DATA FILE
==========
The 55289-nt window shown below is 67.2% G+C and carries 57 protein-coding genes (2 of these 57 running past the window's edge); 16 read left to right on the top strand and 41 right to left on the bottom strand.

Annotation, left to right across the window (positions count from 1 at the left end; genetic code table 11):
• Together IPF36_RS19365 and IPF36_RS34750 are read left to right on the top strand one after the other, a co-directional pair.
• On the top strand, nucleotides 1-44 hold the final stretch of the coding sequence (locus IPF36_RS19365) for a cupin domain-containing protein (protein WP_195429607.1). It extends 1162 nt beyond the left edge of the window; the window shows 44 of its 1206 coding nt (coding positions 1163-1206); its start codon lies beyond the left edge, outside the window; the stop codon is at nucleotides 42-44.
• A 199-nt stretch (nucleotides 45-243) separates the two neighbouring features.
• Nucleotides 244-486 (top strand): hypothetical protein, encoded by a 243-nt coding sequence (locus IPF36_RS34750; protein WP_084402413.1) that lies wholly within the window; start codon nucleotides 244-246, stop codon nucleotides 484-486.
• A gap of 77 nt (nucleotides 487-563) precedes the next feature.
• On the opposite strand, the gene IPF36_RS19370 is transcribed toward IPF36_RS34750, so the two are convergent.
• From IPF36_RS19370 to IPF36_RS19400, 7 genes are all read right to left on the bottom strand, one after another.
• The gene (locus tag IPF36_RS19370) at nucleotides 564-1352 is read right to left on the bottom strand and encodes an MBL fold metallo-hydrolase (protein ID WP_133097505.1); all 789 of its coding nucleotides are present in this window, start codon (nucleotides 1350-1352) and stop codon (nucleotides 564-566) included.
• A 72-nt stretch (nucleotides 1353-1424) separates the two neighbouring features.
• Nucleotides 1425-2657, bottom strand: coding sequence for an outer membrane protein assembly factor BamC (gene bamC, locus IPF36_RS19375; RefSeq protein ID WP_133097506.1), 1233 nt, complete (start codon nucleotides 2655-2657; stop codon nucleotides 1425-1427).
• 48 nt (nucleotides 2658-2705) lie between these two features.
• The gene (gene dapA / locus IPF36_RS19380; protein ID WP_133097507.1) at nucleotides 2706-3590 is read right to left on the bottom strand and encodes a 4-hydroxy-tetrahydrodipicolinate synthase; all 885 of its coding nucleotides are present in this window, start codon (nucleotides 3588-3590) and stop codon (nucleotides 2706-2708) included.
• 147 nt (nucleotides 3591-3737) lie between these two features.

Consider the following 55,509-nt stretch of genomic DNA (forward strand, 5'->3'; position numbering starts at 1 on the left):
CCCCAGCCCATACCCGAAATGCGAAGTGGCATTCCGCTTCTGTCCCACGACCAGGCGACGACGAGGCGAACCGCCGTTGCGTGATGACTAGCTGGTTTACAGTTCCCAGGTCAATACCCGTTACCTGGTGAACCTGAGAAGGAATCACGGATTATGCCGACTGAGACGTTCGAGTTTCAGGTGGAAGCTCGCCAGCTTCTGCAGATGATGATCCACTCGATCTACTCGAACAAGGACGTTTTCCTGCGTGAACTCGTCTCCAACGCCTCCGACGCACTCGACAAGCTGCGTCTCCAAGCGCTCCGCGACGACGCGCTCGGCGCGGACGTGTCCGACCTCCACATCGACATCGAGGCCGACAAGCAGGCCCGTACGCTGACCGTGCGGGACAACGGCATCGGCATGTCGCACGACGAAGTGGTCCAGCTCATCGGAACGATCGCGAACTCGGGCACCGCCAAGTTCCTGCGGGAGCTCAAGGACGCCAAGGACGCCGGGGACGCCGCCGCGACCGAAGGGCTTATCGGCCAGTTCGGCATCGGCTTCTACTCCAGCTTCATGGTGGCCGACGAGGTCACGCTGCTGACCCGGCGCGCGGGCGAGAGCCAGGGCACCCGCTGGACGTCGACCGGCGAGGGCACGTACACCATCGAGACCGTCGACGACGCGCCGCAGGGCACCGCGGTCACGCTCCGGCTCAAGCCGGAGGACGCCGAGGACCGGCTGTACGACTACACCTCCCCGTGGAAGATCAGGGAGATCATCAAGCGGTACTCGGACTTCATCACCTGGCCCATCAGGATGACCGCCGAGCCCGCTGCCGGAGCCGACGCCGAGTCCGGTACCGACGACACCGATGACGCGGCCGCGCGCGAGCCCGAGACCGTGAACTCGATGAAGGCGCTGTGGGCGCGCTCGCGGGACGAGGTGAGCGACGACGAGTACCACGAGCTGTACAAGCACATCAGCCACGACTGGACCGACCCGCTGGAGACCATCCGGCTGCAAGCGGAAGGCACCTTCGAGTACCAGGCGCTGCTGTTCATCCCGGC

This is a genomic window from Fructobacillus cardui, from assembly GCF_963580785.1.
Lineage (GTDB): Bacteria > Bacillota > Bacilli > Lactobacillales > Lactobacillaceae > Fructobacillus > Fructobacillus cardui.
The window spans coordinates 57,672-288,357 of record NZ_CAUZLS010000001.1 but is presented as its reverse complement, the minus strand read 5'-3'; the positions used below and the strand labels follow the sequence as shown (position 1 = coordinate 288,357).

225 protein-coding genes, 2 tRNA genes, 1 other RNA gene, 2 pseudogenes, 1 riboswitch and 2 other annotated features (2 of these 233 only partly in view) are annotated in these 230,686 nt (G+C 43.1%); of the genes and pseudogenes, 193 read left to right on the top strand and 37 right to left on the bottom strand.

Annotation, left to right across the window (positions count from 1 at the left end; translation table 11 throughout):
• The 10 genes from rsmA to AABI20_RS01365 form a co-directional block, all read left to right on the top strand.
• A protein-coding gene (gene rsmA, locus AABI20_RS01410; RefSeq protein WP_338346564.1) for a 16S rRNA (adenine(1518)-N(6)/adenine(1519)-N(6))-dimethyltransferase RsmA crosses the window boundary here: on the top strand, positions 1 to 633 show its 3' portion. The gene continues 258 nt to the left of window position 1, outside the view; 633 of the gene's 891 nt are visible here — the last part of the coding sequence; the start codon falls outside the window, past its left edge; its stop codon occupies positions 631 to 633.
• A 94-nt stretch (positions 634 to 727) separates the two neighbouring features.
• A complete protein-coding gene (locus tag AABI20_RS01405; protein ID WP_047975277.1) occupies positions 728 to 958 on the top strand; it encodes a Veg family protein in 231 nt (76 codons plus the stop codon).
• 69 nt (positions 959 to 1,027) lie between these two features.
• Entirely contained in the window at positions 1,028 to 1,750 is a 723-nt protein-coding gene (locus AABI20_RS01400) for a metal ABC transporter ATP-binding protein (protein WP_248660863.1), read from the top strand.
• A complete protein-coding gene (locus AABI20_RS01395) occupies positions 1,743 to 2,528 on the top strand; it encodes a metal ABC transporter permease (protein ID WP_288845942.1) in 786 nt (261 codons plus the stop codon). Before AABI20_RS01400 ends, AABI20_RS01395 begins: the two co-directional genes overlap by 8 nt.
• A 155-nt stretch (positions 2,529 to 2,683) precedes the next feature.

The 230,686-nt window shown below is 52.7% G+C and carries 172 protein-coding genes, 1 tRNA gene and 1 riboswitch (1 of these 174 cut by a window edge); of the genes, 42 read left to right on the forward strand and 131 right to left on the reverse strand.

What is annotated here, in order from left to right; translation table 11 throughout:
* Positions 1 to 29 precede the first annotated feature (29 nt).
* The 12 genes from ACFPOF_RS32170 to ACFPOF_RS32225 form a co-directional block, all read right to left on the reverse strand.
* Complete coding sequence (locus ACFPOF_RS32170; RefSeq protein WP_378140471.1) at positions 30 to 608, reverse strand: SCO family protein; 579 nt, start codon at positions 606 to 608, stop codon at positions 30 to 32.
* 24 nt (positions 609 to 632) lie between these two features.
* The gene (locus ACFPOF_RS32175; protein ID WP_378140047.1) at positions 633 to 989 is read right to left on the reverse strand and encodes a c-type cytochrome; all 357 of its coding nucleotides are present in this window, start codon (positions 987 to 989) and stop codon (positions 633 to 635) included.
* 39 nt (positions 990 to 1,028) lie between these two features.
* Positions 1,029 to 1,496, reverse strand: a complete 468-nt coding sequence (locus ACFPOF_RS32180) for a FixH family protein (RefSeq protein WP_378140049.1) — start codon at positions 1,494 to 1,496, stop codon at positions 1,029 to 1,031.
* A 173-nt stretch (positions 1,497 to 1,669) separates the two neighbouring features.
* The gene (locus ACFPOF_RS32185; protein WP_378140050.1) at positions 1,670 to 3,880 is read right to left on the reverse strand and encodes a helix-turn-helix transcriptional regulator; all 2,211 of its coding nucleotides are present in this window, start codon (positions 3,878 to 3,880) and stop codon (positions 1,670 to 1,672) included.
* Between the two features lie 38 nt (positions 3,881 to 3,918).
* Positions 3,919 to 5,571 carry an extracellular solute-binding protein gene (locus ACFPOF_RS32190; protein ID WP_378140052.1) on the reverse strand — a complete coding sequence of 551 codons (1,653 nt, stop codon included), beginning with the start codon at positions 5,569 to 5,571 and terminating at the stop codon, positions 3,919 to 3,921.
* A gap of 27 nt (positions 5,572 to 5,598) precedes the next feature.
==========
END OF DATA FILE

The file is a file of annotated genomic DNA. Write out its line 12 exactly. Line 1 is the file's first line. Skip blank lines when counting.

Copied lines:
• Nucleotides 1425-2657, bottom strand: coding sequence for an outer membrane protein assembly factor BamC (gene bamC, locus IPF36_RS19375; RefSeq protein ID WP_133097506.1), 1233 nt, complete (start codon nucleotides 2655-2657; stop codon nucleotides 1425-1427).